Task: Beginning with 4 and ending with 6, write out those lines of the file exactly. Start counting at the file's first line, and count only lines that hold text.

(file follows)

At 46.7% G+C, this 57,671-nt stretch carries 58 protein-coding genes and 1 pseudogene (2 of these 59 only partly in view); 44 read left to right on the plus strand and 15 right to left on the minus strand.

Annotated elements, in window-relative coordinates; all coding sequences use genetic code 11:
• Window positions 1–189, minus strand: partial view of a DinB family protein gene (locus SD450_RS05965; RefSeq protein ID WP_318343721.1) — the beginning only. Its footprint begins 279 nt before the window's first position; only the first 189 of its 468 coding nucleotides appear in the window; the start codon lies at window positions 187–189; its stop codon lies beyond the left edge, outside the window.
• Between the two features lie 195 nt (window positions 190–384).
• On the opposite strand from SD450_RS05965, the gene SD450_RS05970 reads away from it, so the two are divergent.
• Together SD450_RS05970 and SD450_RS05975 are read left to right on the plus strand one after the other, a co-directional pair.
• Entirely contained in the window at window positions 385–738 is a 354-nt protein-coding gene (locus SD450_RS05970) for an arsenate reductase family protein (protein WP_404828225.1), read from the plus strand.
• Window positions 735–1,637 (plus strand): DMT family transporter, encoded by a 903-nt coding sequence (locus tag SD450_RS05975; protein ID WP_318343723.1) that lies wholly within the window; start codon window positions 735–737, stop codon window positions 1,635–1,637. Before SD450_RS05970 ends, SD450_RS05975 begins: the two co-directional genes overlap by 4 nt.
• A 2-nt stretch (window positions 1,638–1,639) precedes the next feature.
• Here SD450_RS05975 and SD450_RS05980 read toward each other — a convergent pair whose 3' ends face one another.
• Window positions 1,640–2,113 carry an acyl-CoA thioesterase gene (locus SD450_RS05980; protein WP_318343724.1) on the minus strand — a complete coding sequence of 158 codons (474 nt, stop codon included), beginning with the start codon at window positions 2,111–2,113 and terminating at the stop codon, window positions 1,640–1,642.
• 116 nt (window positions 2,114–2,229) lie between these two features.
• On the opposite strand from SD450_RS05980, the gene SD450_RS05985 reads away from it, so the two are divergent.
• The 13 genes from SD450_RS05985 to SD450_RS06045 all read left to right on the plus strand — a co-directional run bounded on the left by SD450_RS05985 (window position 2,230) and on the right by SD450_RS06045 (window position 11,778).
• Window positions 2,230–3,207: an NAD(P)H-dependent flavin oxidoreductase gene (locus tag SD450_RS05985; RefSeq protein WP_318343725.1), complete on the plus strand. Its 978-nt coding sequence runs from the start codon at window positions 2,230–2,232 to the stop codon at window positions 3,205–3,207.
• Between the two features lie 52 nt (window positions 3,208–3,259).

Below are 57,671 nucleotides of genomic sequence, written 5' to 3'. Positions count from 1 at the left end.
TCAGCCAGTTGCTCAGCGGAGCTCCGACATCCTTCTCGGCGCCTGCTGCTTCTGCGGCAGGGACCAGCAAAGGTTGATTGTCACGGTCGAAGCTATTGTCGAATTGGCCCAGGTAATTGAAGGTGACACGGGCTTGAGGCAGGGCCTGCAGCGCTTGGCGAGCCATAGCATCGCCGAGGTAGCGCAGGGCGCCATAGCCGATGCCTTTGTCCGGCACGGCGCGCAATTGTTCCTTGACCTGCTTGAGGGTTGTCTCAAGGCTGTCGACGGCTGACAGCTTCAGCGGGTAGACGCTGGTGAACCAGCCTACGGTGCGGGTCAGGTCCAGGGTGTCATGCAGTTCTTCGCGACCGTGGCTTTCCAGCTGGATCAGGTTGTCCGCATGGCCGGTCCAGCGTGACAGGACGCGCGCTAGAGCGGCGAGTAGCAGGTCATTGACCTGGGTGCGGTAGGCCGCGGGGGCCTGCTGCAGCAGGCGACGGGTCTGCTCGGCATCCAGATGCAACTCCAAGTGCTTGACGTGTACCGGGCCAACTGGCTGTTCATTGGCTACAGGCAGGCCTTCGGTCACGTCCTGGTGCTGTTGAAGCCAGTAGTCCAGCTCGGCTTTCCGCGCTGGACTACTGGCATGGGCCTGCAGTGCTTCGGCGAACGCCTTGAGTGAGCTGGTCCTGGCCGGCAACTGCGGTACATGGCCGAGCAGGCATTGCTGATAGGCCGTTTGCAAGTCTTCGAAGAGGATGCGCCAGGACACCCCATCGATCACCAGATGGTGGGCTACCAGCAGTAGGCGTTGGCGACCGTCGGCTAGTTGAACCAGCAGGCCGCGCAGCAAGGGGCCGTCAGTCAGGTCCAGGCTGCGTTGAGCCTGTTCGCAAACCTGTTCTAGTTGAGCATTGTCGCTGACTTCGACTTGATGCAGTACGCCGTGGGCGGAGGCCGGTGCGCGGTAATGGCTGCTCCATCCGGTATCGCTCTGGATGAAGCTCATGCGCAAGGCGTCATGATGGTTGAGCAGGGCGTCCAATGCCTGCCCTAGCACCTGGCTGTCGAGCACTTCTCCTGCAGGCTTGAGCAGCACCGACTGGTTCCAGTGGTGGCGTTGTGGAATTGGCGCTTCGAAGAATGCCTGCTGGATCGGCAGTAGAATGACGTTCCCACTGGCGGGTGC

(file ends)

• Between the two features lie 195 nt (window positions 190–384).
• On the opposite strand from SD450_RS05965, the gene SD450_RS05970 reads away from it, so the two are divergent.
• Together SD450_RS05970 and SD450_RS05975 are read left to right on the plus strand one after the other, a co-directional pair.